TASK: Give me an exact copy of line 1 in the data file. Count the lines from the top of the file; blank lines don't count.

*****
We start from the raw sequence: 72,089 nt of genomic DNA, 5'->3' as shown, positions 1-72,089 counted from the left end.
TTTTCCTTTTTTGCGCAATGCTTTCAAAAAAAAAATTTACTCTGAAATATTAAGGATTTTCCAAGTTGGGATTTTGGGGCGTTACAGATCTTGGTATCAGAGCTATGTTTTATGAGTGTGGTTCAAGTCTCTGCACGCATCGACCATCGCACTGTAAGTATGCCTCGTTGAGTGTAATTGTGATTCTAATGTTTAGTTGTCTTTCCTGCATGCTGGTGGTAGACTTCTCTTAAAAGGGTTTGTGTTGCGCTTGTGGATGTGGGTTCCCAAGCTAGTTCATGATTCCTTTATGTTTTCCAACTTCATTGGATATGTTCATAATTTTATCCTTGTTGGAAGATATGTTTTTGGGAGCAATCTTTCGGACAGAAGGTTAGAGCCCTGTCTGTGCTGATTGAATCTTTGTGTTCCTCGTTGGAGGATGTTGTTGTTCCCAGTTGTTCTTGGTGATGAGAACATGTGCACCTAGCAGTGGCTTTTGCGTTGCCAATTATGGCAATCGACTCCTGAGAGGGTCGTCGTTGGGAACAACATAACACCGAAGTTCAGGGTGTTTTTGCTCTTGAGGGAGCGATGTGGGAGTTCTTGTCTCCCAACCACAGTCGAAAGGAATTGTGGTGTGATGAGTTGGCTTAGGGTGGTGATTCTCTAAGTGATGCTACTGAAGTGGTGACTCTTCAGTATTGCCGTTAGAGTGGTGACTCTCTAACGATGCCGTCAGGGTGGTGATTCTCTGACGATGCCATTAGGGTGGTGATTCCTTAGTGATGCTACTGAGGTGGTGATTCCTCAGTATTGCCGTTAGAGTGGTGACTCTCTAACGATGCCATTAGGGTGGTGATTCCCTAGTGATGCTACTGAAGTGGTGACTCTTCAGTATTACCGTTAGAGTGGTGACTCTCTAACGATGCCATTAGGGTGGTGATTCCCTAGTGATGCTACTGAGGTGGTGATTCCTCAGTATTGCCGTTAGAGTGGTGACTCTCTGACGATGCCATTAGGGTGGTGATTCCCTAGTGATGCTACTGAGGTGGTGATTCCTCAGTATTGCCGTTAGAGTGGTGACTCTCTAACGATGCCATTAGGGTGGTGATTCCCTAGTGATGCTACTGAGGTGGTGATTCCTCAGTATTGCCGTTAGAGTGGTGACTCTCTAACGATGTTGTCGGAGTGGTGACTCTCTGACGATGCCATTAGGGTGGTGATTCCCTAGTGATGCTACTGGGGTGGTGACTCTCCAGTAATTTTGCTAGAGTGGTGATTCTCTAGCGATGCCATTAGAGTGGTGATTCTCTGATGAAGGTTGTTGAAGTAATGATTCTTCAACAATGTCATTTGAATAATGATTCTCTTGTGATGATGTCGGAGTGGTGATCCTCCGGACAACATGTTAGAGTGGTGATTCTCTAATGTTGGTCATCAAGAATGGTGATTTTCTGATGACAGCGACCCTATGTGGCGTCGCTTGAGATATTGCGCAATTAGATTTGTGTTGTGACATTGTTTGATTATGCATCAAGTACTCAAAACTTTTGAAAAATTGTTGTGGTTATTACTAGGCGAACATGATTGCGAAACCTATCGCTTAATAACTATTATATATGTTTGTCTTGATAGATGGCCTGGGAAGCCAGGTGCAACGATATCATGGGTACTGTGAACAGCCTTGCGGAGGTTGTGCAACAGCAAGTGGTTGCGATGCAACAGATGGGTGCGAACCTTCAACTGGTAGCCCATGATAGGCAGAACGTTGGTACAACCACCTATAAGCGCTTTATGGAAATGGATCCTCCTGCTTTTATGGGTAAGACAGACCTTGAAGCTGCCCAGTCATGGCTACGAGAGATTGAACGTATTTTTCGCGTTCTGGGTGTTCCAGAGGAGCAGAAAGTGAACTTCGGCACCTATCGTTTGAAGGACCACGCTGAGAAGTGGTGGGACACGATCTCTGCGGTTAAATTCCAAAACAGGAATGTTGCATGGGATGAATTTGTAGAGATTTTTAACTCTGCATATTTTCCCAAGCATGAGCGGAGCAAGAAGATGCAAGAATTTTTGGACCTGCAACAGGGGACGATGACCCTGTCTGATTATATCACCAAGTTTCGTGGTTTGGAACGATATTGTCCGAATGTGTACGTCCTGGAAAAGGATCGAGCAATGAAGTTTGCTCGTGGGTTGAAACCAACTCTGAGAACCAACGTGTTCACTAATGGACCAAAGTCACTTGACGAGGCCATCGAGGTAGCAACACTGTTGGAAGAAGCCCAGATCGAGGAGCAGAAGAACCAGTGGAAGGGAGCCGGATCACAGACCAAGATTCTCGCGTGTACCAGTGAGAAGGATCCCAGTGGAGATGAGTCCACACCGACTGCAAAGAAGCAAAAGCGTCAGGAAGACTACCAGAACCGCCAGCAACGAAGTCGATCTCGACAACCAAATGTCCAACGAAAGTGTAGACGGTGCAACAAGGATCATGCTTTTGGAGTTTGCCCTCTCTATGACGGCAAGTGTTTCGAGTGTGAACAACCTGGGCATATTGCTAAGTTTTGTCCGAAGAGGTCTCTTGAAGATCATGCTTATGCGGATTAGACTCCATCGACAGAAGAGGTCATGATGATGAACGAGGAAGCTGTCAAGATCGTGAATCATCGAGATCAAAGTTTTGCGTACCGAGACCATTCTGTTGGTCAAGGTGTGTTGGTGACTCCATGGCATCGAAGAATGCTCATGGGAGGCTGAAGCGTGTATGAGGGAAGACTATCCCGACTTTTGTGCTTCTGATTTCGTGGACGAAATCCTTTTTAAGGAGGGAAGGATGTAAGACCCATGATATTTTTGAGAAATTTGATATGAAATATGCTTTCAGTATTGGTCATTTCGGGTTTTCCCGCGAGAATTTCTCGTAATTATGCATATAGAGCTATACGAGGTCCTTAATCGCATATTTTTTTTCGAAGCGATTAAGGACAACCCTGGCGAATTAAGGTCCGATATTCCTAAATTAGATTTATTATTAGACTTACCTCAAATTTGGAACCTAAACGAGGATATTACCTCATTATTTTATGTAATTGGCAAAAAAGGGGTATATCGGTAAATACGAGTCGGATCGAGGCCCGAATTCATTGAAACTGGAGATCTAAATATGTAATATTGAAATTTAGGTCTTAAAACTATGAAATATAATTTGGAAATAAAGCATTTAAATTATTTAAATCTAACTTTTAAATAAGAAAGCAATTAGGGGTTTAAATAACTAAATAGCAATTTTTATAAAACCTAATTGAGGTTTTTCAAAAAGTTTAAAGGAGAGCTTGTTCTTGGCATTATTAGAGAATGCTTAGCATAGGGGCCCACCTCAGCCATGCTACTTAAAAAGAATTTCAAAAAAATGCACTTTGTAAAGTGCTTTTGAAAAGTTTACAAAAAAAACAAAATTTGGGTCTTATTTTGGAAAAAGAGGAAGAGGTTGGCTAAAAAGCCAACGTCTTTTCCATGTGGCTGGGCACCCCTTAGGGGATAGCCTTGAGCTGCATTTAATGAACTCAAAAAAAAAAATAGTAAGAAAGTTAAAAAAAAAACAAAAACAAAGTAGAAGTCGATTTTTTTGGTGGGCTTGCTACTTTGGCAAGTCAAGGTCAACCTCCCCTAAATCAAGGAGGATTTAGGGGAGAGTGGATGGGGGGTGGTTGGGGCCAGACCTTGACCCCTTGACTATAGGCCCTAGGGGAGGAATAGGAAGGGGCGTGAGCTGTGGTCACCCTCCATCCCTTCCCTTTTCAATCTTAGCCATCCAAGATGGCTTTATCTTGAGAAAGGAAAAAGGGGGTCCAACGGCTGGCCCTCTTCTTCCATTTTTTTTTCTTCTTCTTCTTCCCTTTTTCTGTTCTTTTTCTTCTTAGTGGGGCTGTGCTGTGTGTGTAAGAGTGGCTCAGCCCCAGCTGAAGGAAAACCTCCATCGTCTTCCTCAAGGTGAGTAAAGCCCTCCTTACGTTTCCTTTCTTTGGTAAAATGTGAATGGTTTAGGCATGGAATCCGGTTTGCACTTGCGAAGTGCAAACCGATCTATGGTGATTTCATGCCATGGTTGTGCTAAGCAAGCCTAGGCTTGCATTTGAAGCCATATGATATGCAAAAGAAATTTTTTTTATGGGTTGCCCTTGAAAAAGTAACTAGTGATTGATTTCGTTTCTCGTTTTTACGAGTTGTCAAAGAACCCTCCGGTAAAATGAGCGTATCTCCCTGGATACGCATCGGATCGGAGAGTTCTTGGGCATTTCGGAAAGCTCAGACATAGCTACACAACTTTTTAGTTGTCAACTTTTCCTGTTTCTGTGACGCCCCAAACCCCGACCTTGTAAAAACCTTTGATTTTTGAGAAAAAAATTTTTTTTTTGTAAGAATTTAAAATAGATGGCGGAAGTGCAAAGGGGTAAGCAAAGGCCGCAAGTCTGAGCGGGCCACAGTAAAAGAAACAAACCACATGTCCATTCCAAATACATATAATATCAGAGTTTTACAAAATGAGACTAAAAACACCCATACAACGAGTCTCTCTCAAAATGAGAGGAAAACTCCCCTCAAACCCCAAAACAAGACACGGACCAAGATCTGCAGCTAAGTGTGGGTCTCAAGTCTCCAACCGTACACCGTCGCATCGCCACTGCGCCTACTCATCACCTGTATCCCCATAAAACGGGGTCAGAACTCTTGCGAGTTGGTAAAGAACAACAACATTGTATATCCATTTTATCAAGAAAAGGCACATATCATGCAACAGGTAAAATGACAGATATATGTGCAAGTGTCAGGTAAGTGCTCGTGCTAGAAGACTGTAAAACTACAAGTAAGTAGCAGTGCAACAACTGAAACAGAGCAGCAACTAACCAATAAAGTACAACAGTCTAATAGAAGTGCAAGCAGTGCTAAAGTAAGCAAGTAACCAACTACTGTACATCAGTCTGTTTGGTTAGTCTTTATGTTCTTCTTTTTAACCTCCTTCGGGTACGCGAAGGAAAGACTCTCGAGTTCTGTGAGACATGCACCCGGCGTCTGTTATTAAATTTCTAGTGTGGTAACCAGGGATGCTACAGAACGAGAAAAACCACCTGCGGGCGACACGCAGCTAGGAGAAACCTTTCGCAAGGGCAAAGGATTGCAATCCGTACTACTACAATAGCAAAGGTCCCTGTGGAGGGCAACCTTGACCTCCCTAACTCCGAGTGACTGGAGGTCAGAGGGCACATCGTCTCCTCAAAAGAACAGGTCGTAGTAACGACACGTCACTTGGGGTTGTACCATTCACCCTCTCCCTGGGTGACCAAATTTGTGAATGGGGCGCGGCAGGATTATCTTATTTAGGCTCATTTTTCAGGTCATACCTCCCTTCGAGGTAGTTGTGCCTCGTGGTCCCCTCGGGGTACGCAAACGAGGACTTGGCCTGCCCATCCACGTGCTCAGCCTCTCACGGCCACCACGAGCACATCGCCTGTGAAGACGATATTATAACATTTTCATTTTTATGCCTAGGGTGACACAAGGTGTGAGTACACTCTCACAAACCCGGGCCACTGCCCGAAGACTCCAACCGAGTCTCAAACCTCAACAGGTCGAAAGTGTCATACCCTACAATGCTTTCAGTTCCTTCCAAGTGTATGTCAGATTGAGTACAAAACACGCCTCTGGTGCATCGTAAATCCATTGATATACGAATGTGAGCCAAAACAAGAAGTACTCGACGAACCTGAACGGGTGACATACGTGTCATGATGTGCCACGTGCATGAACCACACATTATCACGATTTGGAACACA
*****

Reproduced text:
We start from the raw sequence: 72,089 nt of genomic DNA, 5'->3' as shown, positions 1-72,089 counted from the left end.